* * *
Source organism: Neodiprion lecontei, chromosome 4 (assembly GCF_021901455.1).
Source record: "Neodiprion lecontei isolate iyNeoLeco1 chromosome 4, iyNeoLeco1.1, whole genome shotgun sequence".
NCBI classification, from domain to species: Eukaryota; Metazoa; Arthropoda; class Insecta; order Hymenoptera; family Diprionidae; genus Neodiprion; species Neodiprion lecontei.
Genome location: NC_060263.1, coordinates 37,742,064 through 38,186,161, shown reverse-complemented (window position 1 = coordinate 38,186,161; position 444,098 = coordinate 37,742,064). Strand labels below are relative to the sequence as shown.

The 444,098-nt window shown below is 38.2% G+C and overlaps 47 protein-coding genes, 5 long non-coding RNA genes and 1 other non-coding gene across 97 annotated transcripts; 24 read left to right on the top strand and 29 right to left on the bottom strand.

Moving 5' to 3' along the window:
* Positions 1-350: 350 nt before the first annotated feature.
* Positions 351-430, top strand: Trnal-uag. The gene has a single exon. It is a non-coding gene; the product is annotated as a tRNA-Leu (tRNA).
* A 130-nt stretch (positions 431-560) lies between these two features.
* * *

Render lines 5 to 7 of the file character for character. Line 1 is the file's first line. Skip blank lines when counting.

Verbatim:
The 444,098-nt window shown below is 38.2% G+C and overlaps 47 protein-coding genes, 5 long non-coding RNA genes and 1 other non-coding gene across 97 annotated transcripts; 24 read left to right on the top strand and 29 right to left on the bottom strand.

Moving 5' to 3' along the window:
* Positions 1-350: 350 nt before the first annotated feature.